We built a radio-quiet AGN prototype on the basis of the unified model (Antonucci 1993). At the center of the simulation lies an SMBH and its accreting and emitting engine, which we modeled using a point-like source that emits unpolarized photons isotropically. In the remainder of this article, we focus on mono-energetic analyses at UV-visible wavelengths, therefore the exact spectral energy distribution does not matter. Around the central engine, we added an equatorial, electron-filled, uniform flared-disk component that is necessary to explain the temporal variations in the polarization degree of the Hα and continuum emission, as well as the polarization position angle of the broad Hα wings, as observed in nearby AGNs (Young 2000). Because the variations observed in the polarized flux are slower than the observed variations in the direct view of the broad lines (Young et al. 1999), this scattering region must be larger than the BEL and extend up to the torus. The half-opening angle of the flared disk was set to 20° from the equatorial plane and its optical thickness in the V-band was set to τV = 1. Both values were derived from the extensive grid of models presented in Marin et al. (2012). They allow us to reproduce the expected optical polarization signatures of nearby Seyfert galaxies. The inner and outer radii of this scattering region were set to 0.001 and 0.1 pc, respectively. The inner radius corresponds to a distance large enough so that the central engine can be approximated by a point source, in agreement with self-consistent dynamical models of the BEL region (Czerny et al. 2017). The outer radius was bounded by the dust sublimation radius that defines the beginning of the circumnuclear region, which is usually referred to as the torus. Its inner radius is luminosity dependent and scales as Rin  ≈  0.4 pc (Nenkova et al. 2008a,b). For a fiducial dust sublimation temperature T = 1500 K and a bolometric luminosity L = 1045 erg s−1, the inner radius of the torus is a fraction of a parsec, under the hypothesis of an optically thick dusty region and for a specific composite dust grain structure (Elitzur 2008). We modeled the torus using a flared-disk region, and we filled it with dust grains (37.5% graphite and 62.5% astronomical silicate). The grain radii ranged from 0.005 to 0.250 μm and the grain size index was set to −3.5. The model was the usual cosmic dust of the Milky Way (Mathis et al. 1977) and the optical thickness of this uniformly filled medium was in excess of 50, so that the torus was optically thick to ultraviolet and optical radiation. The half-opening angle of the torus was set from observational constraints based on quasar populations (Sazonov et al. 2015; Marin 2016) and fixed at 45°. Its outer radius was fixed by mid-infrared interferometric measurements in nearby AGN, together with dust radiative transfer simulations that all point toward a rather compact torus (Rout  ∼  5 − 10 pc) embedded in a larger diffuse dusty region (Pier & Krolik 1992; Meisenheimer et al. 2008). We therefore set this outer radius to 5 pc. The dusty structure collimates the winds from the central engine. They take the form a biconical structure that extends up to 100 pc along the polar direction, the so-called ionization cones resolved in nearby Seyferts (Antonucci et al. 1994; Simpson et al. 1997). The optical depth of the medium was chosen to be 0.1 so that a non-negligible fraction of the photons can scatter inside the polar medium (Marin et al. 2012). Finally, around the AGN model, we added a geometrically thin disk-like structure representative of the host galaxy. It was assumed to be perpendicular to the AGN symmetry axis and to extend up to several kiloparsecs. This is not the most general case, however, because it is known that the position angles of AGNs and their host are uncorrelated (Ulvestad & Wilson 1984; Kinney et al. 2000). This choice is due to limitations of our simulation tool. The host galaxy emits unpolarized starlight that dilutes the observed polarization from the central engine. Absorption and/or scattering by dust in the host were not taken into account. By doing so, we mitigated the effect of the aligned AGN/host configuration by preventing scattering-induced or dichroic absorption polarization from the host galaxy (Thompson & Martin 1988). In addition, because we work under the approximation of single-wavelength photons, reddening of the type 1 spectra by material in the host plane is not a concern either. In our simulations, the amount of starlight is fixed; only the nuclear light from the AGN can dim or brighten due to mass accretion rate variations (Noda & Done 2018). An unscaled sketch of the AGN model is presented in Fig. 1 to illustrate the complexity of the simulations that coherently couple emitting, absorbing, and reprocessing regions from milliparsec to kiloparsec scales.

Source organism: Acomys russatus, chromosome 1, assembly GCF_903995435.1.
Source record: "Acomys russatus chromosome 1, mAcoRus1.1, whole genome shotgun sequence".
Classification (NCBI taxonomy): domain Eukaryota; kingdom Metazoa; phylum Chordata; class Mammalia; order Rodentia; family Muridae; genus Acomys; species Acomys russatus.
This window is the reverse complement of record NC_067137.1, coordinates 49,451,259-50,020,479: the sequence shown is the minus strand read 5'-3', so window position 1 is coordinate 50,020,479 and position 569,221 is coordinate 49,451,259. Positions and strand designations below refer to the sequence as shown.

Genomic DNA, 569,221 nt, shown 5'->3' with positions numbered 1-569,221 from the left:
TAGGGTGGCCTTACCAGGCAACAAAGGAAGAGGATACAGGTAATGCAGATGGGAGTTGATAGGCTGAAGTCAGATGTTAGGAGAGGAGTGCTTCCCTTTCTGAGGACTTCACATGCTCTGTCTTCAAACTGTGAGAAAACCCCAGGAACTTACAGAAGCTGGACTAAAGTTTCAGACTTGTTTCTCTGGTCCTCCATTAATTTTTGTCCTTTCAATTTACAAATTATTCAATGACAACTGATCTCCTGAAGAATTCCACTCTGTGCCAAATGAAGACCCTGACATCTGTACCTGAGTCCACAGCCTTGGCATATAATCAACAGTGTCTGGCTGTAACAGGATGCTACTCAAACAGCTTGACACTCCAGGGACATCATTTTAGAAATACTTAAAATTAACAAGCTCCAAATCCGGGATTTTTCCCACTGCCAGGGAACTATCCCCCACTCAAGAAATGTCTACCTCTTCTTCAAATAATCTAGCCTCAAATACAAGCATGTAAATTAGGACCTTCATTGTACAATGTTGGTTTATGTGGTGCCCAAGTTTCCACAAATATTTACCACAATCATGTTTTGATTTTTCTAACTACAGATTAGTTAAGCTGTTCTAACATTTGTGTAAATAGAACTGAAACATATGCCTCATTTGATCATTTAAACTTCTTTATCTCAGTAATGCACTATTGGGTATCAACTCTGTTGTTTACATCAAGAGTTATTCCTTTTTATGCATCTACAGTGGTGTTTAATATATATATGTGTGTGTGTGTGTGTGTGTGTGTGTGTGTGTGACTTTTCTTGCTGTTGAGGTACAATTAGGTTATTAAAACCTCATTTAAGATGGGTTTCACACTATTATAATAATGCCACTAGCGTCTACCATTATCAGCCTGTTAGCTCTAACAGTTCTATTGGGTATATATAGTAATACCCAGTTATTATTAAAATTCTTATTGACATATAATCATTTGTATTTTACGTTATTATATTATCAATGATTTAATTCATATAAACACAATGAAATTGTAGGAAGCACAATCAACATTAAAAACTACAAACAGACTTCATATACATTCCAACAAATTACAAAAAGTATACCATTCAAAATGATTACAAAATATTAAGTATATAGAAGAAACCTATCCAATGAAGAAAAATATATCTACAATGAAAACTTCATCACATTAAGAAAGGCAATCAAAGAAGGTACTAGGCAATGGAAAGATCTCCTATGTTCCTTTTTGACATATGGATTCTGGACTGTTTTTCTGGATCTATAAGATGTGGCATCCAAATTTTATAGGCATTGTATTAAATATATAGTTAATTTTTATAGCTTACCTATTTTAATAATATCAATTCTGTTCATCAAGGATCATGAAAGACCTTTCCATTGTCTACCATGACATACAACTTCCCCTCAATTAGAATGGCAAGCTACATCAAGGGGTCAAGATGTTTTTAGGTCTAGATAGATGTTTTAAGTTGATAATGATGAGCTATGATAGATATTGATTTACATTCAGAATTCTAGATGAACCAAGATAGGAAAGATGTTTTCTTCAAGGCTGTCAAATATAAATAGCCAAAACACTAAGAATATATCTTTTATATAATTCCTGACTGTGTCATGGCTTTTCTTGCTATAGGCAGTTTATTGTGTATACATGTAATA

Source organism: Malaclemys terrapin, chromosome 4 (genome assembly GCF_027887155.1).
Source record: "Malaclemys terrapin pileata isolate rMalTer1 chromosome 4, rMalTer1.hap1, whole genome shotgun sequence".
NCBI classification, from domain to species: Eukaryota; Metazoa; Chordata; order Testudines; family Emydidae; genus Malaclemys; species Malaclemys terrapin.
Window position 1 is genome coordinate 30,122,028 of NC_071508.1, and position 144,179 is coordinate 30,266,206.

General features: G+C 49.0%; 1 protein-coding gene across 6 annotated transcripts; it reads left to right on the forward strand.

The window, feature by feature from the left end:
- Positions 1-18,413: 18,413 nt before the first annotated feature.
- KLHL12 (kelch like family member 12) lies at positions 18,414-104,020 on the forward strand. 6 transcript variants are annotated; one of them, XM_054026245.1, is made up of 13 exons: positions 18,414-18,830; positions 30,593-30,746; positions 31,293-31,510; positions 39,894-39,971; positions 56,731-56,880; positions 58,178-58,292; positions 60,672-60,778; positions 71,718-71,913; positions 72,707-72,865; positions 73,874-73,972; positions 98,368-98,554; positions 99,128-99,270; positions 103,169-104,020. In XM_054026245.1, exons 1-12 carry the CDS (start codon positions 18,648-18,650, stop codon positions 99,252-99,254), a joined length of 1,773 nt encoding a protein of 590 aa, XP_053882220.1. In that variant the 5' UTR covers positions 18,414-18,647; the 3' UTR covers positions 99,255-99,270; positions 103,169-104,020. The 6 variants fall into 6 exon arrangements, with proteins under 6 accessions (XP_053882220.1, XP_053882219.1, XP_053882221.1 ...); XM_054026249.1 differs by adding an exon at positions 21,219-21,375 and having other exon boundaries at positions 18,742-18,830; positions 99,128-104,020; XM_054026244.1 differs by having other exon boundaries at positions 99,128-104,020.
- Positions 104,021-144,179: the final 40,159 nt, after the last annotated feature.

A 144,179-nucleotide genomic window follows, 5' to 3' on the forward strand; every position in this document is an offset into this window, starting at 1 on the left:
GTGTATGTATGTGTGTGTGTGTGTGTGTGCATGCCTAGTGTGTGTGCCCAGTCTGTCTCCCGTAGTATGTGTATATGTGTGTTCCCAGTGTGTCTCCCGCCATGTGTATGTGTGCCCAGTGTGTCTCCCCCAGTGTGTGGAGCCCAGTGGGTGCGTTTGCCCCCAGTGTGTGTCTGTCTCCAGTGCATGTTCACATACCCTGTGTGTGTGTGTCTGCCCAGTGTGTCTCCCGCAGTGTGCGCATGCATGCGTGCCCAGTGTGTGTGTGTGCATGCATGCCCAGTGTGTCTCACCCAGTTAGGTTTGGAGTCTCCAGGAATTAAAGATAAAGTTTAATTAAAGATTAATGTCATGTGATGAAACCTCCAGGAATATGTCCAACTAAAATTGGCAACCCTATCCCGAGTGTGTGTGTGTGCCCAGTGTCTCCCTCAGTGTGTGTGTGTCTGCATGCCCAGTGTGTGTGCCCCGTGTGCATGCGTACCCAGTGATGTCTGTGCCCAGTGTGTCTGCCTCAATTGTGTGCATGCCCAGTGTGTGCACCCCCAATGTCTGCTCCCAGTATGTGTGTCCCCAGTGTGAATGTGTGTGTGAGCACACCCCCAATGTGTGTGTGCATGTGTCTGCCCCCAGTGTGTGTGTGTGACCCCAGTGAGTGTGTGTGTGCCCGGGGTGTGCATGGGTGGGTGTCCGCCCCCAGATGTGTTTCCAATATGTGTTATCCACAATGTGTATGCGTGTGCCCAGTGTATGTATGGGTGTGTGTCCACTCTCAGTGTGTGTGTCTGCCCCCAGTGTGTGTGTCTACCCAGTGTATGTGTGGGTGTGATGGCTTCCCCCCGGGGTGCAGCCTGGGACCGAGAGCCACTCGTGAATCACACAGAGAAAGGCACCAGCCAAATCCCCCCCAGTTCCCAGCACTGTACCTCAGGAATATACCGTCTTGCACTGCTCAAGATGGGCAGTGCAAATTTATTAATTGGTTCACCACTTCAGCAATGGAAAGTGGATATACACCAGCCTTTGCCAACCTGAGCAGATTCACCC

thumbnail Fig. 1.